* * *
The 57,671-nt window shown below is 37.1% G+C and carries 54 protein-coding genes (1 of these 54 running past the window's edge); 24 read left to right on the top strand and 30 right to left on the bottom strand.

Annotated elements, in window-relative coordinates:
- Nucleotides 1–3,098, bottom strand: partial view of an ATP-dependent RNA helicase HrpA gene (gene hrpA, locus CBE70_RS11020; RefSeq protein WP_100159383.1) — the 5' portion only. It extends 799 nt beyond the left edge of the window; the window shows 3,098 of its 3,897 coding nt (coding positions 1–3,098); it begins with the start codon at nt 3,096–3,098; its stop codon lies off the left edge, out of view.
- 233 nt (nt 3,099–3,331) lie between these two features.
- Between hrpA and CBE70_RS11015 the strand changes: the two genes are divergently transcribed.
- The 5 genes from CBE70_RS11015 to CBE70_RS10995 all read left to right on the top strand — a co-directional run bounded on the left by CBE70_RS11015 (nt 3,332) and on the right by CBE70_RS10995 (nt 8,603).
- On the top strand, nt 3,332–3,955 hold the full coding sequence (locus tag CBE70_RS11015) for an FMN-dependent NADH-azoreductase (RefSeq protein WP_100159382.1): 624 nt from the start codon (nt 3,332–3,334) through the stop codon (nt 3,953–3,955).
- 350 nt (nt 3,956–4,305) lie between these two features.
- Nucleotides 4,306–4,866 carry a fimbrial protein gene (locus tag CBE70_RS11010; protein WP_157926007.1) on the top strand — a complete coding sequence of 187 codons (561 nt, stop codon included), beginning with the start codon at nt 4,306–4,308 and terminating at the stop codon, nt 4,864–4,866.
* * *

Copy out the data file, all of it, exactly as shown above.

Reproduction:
The 57,671-nt window shown below is 37.1% G+C and carries 54 protein-coding genes (1 of these 54 running past the window's edge); 24 read left to right on the top strand and 30 right to left on the bottom strand.

Annotated elements, in window-relative coordinates:
- Nucleotides 1–3,098, bottom strand: partial view of an ATP-dependent RNA helicase HrpA gene (gene hrpA, locus CBE70_RS11020; RefSeq protein WP_100159383.1) — the 5' portion only. It extends 799 nt beyond the left edge of the window; the window shows 3,098 of its 3,897 coding nt (coding positions 1–3,098); it begins with the start codon at nt 3,096–3,098; its stop codon lies off the left edge, out of view.
- 233 nt (nt 3,099–3,331) lie between these two features.
- Between hrpA and CBE70_RS11015 the strand changes: the two genes are divergently transcribed.
- The 5 genes from CBE70_RS11015 to CBE70_RS10995 all read left to right on the top strand — a co-directional run bounded on the left by CBE70_RS11015 (nt 3,332) and on the right by CBE70_RS10995 (nt 8,603).
- On the top strand, nt 3,332–3,955 hold the full coding sequence (locus tag CBE70_RS11015) for an FMN-dependent NADH-azoreductase (RefSeq protein WP_100159382.1): 624 nt from the start codon (nt 3,332–3,334) through the stop codon (nt 3,953–3,955).
- 350 nt (nt 3,956–4,305) lie between these two features.
- Nucleotides 4,306–4,866 carry a fimbrial protein gene (locus tag CBE70_RS11010; protein WP_157926007.1) on the top strand — a complete coding sequence of 187 codons (561 nt, stop codon included), beginning with the start codon at nt 4,306–4,308 and terminating at the stop codon, nt 4,864–4,866.